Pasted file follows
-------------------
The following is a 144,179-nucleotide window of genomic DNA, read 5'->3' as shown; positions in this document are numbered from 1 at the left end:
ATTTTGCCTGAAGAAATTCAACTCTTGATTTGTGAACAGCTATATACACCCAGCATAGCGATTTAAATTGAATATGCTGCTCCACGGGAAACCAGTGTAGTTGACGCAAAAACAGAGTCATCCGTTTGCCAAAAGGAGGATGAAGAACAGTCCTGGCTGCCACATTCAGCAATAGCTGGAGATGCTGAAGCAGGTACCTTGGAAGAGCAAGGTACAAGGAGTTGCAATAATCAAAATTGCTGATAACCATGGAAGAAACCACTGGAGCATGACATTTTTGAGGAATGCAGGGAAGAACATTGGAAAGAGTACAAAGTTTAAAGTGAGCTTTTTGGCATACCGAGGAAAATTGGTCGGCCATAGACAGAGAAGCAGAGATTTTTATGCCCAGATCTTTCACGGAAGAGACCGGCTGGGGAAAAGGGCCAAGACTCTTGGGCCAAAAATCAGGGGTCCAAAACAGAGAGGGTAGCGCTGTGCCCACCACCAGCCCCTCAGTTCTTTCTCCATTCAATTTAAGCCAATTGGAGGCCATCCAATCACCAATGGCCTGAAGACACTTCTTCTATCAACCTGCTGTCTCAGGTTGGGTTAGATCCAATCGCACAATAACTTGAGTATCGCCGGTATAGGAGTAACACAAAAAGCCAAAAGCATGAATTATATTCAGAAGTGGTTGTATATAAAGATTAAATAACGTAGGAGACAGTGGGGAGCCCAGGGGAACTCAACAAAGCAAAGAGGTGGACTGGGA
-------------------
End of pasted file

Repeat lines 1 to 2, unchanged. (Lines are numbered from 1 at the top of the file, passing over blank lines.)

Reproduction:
The following is a 144,179-nucleotide window of genomic DNA, read 5'->3' as shown; positions in this document are numbered from 1 at the left end:
ATTTTGCCTGAAGAAATTCAACTCTTGATTTGTGAACAGCTATATACACCCAGCATAGCGATTTAAATTGAATATGCTGCTCCACGGGAAACCAGTGTAGTTGACGCAAAAACAGAGTCATCCGTTTGCCAAAAGGAGGATGAAGAACAGTCCTGGCTGCCACATTCAGCAATAGCTGGAGATGCTGAAGCAGGTACCTTGGAAGAGCAAGGTACAAGGAGTTGCAATAATCAAAATTGCTGATAACCATGGAAGAAACCACTGGAGCATGACATTTTTGAGGAATGCAGGGAAGAACATTGGAAAGAGTACAAAGTTTAAAGTGAGCTTTTTGGCATACCGAGGAAAATTGGTCGGCCATAGACAGAGAAGCAGAGATTTTTATGCCCAGATCTTTCACGGAAGAGACCGGCTGGGGAAAAGGGCCAAGACTCTTGGGCCAAAAATCAGGGGTCCAAAACAGAGAGGGTAGCGCTGTGCCCACCACCAGCCCCTCAGTTCTTTCTCCATTCAATTTAAGCCAATTGGAGGCCATCCAATCACCAATGGCCTGAAGACACTTCTTCTATCAACCTGCTGTCTCAGGTTGGGTTAGATCCAATCGCACAATAACTTGAGTATCGCCGGTATAGGAGTAACACAAAAAGCCAAAAGCATGAATTATATTCAGAAGTGGTTGTATATAAAGATTAAATAACGTAGGAGACAGTGGGGAGCCCAGGGGAACTCAACAAAGCAAAGAGGTGGACTGGGA